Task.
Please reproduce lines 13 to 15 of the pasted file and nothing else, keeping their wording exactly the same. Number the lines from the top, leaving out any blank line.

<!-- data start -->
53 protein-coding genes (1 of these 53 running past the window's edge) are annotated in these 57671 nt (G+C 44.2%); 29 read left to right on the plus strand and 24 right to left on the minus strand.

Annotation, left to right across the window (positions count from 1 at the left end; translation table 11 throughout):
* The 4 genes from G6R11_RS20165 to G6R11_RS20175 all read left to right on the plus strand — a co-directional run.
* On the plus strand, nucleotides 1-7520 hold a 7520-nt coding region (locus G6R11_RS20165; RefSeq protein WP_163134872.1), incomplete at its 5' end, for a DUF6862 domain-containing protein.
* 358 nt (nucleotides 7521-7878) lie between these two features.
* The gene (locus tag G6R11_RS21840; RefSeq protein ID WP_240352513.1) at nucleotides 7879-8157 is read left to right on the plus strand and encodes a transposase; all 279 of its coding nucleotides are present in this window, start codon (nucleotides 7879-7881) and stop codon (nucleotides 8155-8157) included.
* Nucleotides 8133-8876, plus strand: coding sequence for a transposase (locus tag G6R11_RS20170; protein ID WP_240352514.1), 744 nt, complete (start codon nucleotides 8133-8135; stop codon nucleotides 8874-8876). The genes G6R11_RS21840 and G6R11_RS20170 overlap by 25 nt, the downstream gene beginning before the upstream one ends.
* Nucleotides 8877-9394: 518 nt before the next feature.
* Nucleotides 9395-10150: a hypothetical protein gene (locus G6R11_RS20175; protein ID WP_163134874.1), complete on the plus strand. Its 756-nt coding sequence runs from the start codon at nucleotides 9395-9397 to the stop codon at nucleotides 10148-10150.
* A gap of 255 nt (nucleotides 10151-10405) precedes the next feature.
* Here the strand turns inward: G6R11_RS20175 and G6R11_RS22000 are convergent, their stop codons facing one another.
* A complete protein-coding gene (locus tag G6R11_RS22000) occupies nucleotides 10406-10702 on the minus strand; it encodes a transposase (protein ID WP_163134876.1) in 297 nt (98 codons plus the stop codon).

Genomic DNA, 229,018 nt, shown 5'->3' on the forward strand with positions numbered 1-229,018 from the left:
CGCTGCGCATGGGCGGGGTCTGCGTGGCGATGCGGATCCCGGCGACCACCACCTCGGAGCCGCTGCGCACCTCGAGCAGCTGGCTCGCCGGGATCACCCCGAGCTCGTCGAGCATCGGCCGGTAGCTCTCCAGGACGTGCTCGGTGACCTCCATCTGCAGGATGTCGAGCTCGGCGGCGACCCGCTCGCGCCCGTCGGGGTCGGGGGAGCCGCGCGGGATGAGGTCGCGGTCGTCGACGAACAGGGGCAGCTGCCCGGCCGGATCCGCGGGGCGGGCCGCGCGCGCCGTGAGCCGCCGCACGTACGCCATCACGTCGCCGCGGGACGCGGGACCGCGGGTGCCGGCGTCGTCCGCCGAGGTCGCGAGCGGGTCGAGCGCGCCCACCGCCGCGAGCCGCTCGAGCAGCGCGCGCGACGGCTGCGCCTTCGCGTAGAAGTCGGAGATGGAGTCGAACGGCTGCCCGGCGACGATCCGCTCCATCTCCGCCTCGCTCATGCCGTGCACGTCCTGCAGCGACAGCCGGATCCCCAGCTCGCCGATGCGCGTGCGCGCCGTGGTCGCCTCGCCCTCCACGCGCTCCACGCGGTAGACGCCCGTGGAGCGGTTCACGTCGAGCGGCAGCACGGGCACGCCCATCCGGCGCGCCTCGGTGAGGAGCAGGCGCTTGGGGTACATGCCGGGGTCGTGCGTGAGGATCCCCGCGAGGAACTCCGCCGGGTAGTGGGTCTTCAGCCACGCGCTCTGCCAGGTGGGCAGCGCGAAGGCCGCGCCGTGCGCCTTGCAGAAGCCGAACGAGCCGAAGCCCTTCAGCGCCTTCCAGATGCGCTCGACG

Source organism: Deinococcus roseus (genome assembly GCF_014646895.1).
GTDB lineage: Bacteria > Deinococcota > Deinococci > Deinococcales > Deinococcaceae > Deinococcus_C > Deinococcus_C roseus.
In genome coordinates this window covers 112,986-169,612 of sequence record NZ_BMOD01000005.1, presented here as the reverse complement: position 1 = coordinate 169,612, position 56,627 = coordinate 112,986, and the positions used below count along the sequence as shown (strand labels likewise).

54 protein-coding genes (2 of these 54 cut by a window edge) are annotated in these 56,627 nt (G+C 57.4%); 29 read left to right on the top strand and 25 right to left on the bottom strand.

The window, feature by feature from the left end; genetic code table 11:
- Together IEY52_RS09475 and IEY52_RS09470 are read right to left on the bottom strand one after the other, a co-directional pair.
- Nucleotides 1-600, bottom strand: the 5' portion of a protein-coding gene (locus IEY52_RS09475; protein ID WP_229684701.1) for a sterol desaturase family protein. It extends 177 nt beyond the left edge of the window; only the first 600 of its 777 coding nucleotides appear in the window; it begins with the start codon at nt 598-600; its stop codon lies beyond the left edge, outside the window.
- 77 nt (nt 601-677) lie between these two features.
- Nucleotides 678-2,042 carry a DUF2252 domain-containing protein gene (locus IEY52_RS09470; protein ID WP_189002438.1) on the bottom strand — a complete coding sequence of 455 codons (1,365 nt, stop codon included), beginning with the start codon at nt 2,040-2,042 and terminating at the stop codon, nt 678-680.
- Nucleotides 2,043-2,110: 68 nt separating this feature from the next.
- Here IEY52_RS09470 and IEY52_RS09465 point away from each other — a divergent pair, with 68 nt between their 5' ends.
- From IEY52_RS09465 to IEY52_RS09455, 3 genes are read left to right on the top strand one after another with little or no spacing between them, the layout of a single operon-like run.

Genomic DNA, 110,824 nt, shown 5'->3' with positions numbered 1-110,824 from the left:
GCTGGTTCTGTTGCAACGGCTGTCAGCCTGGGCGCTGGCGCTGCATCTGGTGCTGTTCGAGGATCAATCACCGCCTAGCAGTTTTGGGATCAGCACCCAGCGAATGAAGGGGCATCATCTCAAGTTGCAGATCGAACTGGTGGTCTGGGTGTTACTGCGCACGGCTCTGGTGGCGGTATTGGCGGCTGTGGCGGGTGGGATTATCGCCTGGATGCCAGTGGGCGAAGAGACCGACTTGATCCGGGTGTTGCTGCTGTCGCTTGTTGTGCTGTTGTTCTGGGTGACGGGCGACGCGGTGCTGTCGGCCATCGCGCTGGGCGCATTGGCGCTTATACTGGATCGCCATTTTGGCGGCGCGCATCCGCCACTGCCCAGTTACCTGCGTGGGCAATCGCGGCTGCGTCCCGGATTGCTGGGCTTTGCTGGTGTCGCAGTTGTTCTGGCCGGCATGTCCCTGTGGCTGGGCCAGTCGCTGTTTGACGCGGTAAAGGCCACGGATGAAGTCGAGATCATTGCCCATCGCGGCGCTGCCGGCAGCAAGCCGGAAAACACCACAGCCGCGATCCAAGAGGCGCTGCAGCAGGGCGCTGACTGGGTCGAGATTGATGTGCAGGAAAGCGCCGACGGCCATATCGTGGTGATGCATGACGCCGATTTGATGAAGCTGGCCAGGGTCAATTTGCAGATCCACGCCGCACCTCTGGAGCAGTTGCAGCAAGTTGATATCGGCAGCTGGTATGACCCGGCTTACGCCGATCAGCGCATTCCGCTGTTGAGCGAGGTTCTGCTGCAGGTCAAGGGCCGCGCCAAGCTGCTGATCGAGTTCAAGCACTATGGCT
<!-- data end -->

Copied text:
Genomic DNA, 229,018 nt, shown 5'->3' on the forward strand with positions numbered 1-229,018 from the left:
CGCTGCGCATGGGCGGGGTCTGCGTGGCGATGCGGATCCCGGCGACCACCACCTCGGAGCCGCTGCGCACCTCGAGCAGCTGGCTCGCCGGGATCACCCCGAGCTCGTCGAGCATCGGCCGGTAGCTCTCCAGGACGTGCTCGGTGACCTCCATCTGCAGGATGTCGAGCTCGGCGGCGACCCGCTCGCGCCCGTCGGGGTCGGGGGAGCCGCGCGGGATGAGGTCGCGGTCGTCGACGAACAGGGGCAGCTGCCCGGCCGGATCCGCGGGGCGGGCCGCGCGCGCCGTGAGCCGCCGCACGTACGCCATCACGTCGCCGCGGGACGCGGGACCGCGGGTGCCGGCGTCGTCCGCCGAGGTCGCGAGCGGGTCGAGCGCGCCCACCGCCGCGAGCCGCTCGAGCAGCGCGCGCGACGGCTGCGCCTTCGCGTAGAAGTCGGAGATGGAGTCGAACGGCTGCCCGGCGACGATCCGCTCCATCTCCGCCTCGCTCATGCCGTGCACGTCCTGCAGCGACAGCCGGATCCCCAGCTCGCCGATGCGCGTGCGCGCCGTGGTCGCCTCGCCCTCCACGCGCTCCACGCGGTAGACGCCCGTGGAGCGGTTCACGTCGAGCGGCAGCACGGGCACGCCCATCCGGCGCGCCTCGGTGAGGAGCAGGCGCTTGGGGTACATGCCGGGGTCGTGCGTGAGGATCCCCGCGAGGAACTCCGCCGGGTAGTGGGTCTTCAGCCACGCGCTCTGCCAGGTGGGCAGCGCGAAGGCCGCGCCGTGCGCCTTGCAGAAGCCGAACGAGCCGAAGCCCTTCAGCGCCTTCCAGATGCGCTCGACG

Source organism: Deinococcus roseus (genome assembly GCF_014646895.1).